Happy #ThrowbackThursday. For the first time since 2001, the Dow (DJINDICES:^DJI) finished flat, exactly where it started the day. Meanwhile, the S&P 500 rose three points for its seventh gain in eight days. Mazel tov.
Once upon a time, Facebook (NASDAQ:FB) had a humiliating IPO and was making a cute $53 million a year in profit. On Wednesday, after the New York stock markets closed (Zuckerberg follows Pacific Coast time), Facebook announced first-quarter earnings of $642 million. Facebook is growing into a fully grown, mature company to be reckoned with -- and the markets boosted the stock right after the bell well over 4% higher (but Zuck still dresses like a 21-year-old dropout).
Facebook hit a billion mobile monthly active users. Revenues grew a whopping 72%, to more than $2.5 billion. It's all driven by mobile ads, which now make up 59% of overall revenues.
Why did Facebook stock end down 0.8%? The MarketSnacks team just asked Jeeves that question, and there's still no good answer. One factor could be the announcement of the current CFO's departure this June, but mostly, Wall Street had an episode of craziness -- the stock price crossed from green to red seven times.
In the world of more mediocre coffee, things weren't as pretty. While Starbucks' same-store sales increased by 6% for the quarter, Dunkin's only gained 1.2%. The discrepancy sent Starbucks stock up 1% and Dunkin's down 1.9% Thursday.
So why the tale of two lattes? The majority of Dunkin's stores are located in the cold winter-battered northeast, where Red Sox fans are apparently too soft to leave home and spend money on coffee. Starbucks never mentioned U.S. weather in its earnings report -- the company's sales are saved by its international presence. And it plans on opening 1,500 new stores in 2014, with half in Asia.
This is going to be bad. General Motors (NYSE:GM), the biggest car company in America, had to announce first-quarter earnings. It was bad... profits fell to $125 million compared to $865 million last year. If you need to know why GM's profit fell so far, you probably don't watch the Daily Show or late night comedy or the news. Hint: It involves a 10-year cover-up of broken GM cars...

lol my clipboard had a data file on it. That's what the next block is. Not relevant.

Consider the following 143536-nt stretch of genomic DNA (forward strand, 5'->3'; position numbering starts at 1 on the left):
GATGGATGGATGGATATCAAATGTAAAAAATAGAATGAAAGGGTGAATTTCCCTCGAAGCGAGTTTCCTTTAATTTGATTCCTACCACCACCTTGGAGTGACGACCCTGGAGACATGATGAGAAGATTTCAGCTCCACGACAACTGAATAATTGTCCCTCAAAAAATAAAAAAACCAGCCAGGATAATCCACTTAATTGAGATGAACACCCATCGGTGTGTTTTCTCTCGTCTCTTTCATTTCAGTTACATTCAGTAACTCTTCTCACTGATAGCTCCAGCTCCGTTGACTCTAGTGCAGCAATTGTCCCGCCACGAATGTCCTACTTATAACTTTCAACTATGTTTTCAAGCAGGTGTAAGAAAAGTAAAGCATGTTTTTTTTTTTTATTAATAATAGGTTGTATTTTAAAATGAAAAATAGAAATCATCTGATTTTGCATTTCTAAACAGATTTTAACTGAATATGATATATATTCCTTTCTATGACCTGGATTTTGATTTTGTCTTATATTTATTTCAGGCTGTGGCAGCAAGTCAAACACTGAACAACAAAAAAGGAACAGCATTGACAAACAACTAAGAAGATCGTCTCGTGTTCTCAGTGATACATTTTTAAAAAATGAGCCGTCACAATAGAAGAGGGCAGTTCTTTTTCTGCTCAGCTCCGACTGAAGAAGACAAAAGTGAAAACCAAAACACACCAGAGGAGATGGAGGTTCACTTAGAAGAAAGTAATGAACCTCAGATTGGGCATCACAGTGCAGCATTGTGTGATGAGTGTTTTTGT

GM Recalled more than 3 million cars, and it cost a lot of money. Wall Street actually predicted this recall disaster would cause an even bigger profit drop. The minute news came out in February that GM cars were shutting off in the middle of the highway because of heavy swinging key chains, investors began selling GM stock. It's down 3% since mid-February, which is about $1.6 billion of value when you look at the Market Capitalization. But GM only wrote off $1.3 billion in total expenses for the recall, so Wall Street was actually pleasantly surprised.
Besides the bad news, the business was actually solid. If you forget about the huge recall expenses, GM's result really smoked the Street's expectations like a Vin Diesel-driven GTO muscle car. Wall Street analysts ignored the huge 83% profit drop headline, and bought the stock up 3% early before it eventually fell just 0.6% Thursday. GM's new, not horribly dangerous cars, are selling pretty well right now.
- Reuters/UMich Consumer Sentiment Poll
- First-Quarter Earnings: Burger King, Ford
Three stocks to own for the rest of your life
As every savvy investor knows, Warren Buffett didn't make billions by betting on half-baked stocks. He isolated his best few ideas, bet big, and rode them to riches, hardly ever selling. You deserve the same. That's why our CEO, legendary investor Tom Gardner, has permitted us to reveal The Motley Fool's 3 Stocks to Own Forever. These picks are free today! Just click here now to uncover the three companies we love.
Jack Kramer has no position in any stocks mentioned. Nick Martell has no position in any stocks mentioned. The Motley Fool recommends Facebook, General Motors, and Starbucks. The Motley Fool owns shares of Facebook and Starbucks. Try any of our Foolish newsletter services free for 30 days. We Fools may not all hold the same opinions, but we all believe that considering a diverse range of insights makes us better investors. The Motley Fool has a disclosure policy.